Use Owlmetrics to understand how caption content impacts engagement and follower growth. If you notice that a particular type of caption tends to perform better than others, consider using that caption type more often.

A good way to test this is to create a controlled experiment. Share two pieces of similar content at the same time on the same day. The only thing that should be meaningfully different is the caption. Measure both pieces of content to determine which type of caption is more effective. Continue to repeat these tests until you have identified the best combination of content and caption.

5. Learn the art of great copywriting.

Instagram caption writing can be a lot like copywriting for website or ad content. Consider learning how to be a great copywriter. Books like Made to Stick and Ogilvy on Advertising are helpful and inspiring reads for anyone interested in creating more compelling copy.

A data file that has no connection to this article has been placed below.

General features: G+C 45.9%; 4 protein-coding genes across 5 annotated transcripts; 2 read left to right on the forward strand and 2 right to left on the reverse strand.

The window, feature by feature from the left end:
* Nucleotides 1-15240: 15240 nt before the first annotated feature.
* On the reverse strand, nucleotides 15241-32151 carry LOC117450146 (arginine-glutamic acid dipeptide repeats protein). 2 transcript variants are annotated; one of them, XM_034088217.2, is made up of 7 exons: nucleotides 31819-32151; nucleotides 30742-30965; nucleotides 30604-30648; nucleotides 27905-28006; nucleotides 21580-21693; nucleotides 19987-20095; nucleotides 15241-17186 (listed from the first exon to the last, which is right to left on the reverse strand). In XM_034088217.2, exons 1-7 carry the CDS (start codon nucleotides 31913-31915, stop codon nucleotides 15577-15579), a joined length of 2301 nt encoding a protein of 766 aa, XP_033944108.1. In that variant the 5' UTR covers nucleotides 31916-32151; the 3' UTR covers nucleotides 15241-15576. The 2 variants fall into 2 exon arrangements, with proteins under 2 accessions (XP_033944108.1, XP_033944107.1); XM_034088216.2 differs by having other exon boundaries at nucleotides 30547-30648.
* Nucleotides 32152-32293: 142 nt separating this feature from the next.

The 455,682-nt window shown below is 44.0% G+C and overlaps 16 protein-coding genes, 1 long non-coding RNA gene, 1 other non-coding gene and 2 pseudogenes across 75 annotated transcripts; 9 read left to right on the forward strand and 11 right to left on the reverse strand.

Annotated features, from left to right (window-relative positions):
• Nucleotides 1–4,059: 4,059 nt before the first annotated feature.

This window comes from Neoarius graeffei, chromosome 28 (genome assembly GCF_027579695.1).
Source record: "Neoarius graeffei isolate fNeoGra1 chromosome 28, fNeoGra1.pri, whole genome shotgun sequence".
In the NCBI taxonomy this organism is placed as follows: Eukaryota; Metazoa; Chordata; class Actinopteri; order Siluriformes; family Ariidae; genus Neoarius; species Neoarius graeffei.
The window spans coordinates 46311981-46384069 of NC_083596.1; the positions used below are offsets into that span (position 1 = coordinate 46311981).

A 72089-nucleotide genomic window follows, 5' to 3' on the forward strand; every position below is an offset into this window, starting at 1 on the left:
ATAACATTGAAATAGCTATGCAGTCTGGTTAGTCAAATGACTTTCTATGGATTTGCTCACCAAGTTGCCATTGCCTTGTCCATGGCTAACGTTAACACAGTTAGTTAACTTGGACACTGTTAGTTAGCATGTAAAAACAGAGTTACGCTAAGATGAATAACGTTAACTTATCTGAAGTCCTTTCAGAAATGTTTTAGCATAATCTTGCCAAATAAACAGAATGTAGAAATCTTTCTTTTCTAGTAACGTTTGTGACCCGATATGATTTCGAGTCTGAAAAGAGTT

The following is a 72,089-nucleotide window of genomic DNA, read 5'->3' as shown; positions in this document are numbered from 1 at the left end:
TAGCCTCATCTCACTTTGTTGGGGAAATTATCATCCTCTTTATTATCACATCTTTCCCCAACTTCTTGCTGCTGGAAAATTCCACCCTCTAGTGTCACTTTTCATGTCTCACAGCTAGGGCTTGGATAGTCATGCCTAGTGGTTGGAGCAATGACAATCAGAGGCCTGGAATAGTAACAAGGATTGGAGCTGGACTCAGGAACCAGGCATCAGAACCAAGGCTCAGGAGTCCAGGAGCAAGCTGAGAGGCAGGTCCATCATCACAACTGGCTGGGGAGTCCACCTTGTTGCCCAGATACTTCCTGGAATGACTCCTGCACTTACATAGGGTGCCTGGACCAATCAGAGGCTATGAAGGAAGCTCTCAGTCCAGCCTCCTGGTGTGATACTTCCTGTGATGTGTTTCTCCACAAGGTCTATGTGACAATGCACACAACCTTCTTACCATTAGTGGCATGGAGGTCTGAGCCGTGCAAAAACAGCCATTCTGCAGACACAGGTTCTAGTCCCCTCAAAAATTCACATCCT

6. Crowdsource captions with user-generated content.

Apple only recently joined Instagram. As part of their Instagram launch they shared user-generated content (UGC). Specifically, Apple created multiple Instagram posts featuring images customers created with iPhones. As part of this push to share UGC, Apple also shared quotes from customers about the photos they captured.

In the example above, an Apple customer says, “I’m not really good at words so photography is my way of telling stories. It is my language.” Apple also included a branded hashtag in all of the UGC posts in order to encourage other iPhone users to share their photos.

Even though Apple’s account is in its infancy, the post received nearly 75,000 likes. This is thanks in part to Apple’s strong brand, and also because the post was well designed, from photo to hashtag to caption.